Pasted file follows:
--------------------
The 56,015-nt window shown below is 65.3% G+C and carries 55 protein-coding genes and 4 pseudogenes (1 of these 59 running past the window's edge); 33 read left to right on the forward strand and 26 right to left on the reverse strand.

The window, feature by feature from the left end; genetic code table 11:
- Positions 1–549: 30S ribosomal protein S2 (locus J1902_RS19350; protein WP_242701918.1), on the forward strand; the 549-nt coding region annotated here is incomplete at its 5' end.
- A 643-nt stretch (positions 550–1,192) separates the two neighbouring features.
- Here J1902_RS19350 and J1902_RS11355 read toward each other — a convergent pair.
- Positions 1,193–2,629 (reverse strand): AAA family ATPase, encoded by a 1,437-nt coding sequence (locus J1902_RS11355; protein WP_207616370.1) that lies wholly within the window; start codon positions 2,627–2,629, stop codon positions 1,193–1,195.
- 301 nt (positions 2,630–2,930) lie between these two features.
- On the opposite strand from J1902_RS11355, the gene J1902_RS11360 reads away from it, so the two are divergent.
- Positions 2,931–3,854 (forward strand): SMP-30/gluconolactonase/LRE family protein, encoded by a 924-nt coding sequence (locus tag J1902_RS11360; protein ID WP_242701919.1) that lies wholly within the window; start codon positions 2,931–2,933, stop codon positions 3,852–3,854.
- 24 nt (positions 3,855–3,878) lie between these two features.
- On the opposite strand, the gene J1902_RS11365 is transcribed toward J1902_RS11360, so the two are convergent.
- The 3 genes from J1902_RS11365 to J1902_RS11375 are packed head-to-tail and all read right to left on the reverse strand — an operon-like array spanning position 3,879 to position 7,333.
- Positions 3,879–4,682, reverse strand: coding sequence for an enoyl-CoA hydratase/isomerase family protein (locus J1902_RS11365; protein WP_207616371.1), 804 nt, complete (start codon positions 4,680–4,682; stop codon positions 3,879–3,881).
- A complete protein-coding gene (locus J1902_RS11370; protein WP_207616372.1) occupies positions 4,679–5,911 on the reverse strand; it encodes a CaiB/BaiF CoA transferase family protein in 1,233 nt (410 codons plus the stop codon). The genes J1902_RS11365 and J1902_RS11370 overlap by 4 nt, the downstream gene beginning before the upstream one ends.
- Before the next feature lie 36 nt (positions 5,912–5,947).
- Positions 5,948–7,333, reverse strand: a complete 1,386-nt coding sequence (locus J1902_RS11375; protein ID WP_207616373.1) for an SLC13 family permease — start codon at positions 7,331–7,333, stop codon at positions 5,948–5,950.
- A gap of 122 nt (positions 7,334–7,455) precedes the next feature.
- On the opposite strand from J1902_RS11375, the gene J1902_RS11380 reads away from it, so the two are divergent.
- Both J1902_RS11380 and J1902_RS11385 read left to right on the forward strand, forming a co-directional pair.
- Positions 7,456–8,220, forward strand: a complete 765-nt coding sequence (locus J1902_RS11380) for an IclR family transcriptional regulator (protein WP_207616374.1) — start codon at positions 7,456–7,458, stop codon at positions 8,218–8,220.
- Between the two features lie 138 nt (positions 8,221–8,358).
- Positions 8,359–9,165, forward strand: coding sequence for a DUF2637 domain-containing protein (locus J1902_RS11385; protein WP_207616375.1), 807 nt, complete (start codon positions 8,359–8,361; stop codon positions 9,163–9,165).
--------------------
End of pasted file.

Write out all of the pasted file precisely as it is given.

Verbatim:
The 56,015-nt window shown below is 65.3% G+C and carries 55 protein-coding genes and 4 pseudogenes (1 of these 59 running past the window's edge); 33 read left to right on the forward strand and 26 right to left on the reverse strand.

The window, feature by feature from the left end; genetic code table 11:
- Positions 1–549: 30S ribosomal protein S2 (locus J1902_RS19350; protein WP_242701918.1), on the forward strand; the 549-nt coding region annotated here is incomplete at its 5' end.
- A 643-nt stretch (positions 550–1,192) separates the two neighbouring features.
- Here J1902_RS19350 and J1902_RS11355 read toward each other — a convergent pair.
- Positions 1,193–2,629 (reverse strand): AAA family ATPase, encoded by a 1,437-nt coding sequence (locus J1902_RS11355; protein WP_207616370.1) that lies wholly within the window; start codon positions 2,627–2,629, stop codon positions 1,193–1,195.
- 301 nt (positions 2,630–2,930) lie between these two features.
- On the opposite strand from J1902_RS11355, the gene J1902_RS11360 reads away from it, so the two are divergent.
- Positions 2,931–3,854 (forward strand): SMP-30/gluconolactonase/LRE family protein, encoded by a 924-nt coding sequence (locus tag J1902_RS11360; protein ID WP_242701919.1) that lies wholly within the window; start codon positions 2,931–2,933, stop codon positions 3,852–3,854.
- 24 nt (positions 3,855–3,878) lie between these two features.
- On the opposite strand, the gene J1902_RS11365 is transcribed toward J1902_RS11360, so the two are convergent.
- The 3 genes from J1902_RS11365 to J1902_RS11375 are packed head-to-tail and all read right to left on the reverse strand — an operon-like array spanning position 3,879 to position 7,333.
- Positions 3,879–4,682, reverse strand: coding sequence for an enoyl-CoA hydratase/isomerase family protein (locus J1902_RS11365; protein WP_207616371.1), 804 nt, complete (start codon positions 4,680–4,682; stop codon positions 3,879–3,881).
- A complete protein-coding gene (locus J1902_RS11370; protein WP_207616372.1) occupies positions 4,679–5,911 on the reverse strand; it encodes a CaiB/BaiF CoA transferase family protein in 1,233 nt (410 codons plus the stop codon). The genes J1902_RS11365 and J1902_RS11370 overlap by 4 nt, the downstream gene beginning before the upstream one ends.
- Before the next feature lie 36 nt (positions 5,912–5,947).
- Positions 5,948–7,333, reverse strand: a complete 1,386-nt coding sequence (locus J1902_RS11375; protein ID WP_207616373.1) for an SLC13 family permease — start codon at positions 7,331–7,333, stop codon at positions 5,948–5,950.
- A gap of 122 nt (positions 7,334–7,455) precedes the next feature.
- On the opposite strand from J1902_RS11375, the gene J1902_RS11380 reads away from it, so the two are divergent.
- Both J1902_RS11380 and J1902_RS11385 read left to right on the forward strand, forming a co-directional pair.
- Positions 7,456–8,220, forward strand: a complete 765-nt coding sequence (locus J1902_RS11380) for an IclR family transcriptional regulator (protein WP_207616374.1) — start codon at positions 7,456–7,458, stop codon at positions 8,218–8,220.
- Between the two features lie 138 nt (positions 8,221–8,358).
- Positions 8,359–9,165, forward strand: coding sequence for a DUF2637 domain-containing protein (locus J1902_RS11385; protein WP_207616375.1), 807 nt, complete (start codon positions 8,359–8,361; stop codon positions 9,163–9,165).